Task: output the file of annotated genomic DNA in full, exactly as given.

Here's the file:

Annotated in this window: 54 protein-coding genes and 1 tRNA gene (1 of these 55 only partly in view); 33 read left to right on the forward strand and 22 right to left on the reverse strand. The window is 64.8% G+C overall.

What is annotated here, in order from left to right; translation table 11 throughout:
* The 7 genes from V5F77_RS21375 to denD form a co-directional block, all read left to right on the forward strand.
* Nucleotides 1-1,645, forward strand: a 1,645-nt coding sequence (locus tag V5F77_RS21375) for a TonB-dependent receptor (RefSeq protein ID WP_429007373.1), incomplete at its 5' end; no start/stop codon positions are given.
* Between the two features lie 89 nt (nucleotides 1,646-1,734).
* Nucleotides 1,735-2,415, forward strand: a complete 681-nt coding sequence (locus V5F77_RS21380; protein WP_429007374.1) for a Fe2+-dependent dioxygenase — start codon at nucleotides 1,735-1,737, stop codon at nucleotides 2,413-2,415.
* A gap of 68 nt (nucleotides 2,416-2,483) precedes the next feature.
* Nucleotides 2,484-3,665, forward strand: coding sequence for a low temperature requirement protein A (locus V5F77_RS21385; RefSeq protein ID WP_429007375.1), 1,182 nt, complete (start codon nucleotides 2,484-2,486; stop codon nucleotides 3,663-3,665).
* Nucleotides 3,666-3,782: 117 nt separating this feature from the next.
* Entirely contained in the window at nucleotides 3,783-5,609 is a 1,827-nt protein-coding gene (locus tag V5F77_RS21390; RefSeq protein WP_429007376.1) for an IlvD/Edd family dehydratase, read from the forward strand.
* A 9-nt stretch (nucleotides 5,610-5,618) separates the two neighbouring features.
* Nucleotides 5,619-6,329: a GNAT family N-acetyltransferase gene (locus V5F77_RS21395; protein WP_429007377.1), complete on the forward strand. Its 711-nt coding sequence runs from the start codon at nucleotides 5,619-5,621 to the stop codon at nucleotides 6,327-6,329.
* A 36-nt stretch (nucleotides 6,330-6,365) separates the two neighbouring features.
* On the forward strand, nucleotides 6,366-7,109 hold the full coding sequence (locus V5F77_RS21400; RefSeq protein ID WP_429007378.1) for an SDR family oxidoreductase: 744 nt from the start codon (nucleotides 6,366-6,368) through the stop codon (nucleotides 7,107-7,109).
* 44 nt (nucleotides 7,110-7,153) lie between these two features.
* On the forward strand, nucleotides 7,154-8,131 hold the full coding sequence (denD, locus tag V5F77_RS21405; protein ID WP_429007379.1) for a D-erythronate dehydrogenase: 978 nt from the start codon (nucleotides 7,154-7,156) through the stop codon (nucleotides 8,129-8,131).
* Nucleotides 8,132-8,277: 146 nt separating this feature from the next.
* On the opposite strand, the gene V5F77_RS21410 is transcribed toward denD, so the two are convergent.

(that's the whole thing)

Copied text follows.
Annotated in this window: 54 protein-coding genes and 1 tRNA gene (1 of these 55 only partly in view); 33 read left to right on the forward strand and 22 right to left on the reverse strand. The window is 64.8% G+C overall.

What is annotated here, in order from left to right; translation table 11 throughout:
* The 7 genes from V5F77_RS21375 to denD form a co-directional block, all read left to right on the forward strand.
* Nucleotides 1-1,645, forward strand: a 1,645-nt coding sequence (locus tag V5F77_RS21375) for a TonB-dependent receptor (RefSeq protein ID WP_429007373.1), incomplete at its 5' end; no start/stop codon positions are given.
* Between the two features lie 89 nt (nucleotides 1,646-1,734).
* Nucleotides 1,735-2,415, forward strand: a complete 681-nt coding sequence (locus V5F77_RS21380; protein WP_429007374.1) for a Fe2+-dependent dioxygenase — start codon at nucleotides 1,735-1,737, stop codon at nucleotides 2,413-2,415.
* A gap of 68 nt (nucleotides 2,416-2,483) precedes the next feature.
* Nucleotides 2,484-3,665, forward strand: coding sequence for a low temperature requirement protein A (locus V5F77_RS21385; RefSeq protein ID WP_429007375.1), 1,182 nt, complete (start codon nucleotides 2,484-2,486; stop codon nucleotides 3,663-3,665).
* Nucleotides 3,666-3,782: 117 nt separating this feature from the next.
* Entirely contained in the window at nucleotides 3,783-5,609 is a 1,827-nt protein-coding gene (locus tag V5F77_RS21390; RefSeq protein WP_429007376.1) for an IlvD/Edd family dehydratase, read from the forward strand.
* A 9-nt stretch (nucleotides 5,610-5,618) separates the two neighbouring features.
* Nucleotides 5,619-6,329: a GNAT family N-acetyltransferase gene (locus V5F77_RS21395; protein WP_429007377.1), complete on the forward strand. Its 711-nt coding sequence runs from the start codon at nucleotides 5,619-5,621 to the stop codon at nucleotides 6,327-6,329.
* A 36-nt stretch (nucleotides 6,330-6,365) separates the two neighbouring features.
* On the forward strand, nucleotides 6,366-7,109 hold the full coding sequence (locus V5F77_RS21400; RefSeq protein ID WP_429007378.1) for an SDR family oxidoreductase: 744 nt from the start codon (nucleotides 6,366-6,368) through the stop codon (nucleotides 7,107-7,109).
* 44 nt (nucleotides 7,110-7,153) lie between these two features.
* On the forward strand, nucleotides 7,154-8,131 hold the full coding sequence (denD, locus tag V5F77_RS21405; protein ID WP_429007379.1) for a D-erythronate dehydrogenase: 978 nt from the start codon (nucleotides 7,154-7,156) through the stop codon (nucleotides 8,129-8,131).
* Nucleotides 8,132-8,277: 146 nt separating this feature from the next.
* On the opposite strand, the gene V5F77_RS21410 is transcribed toward denD, so the two are convergent.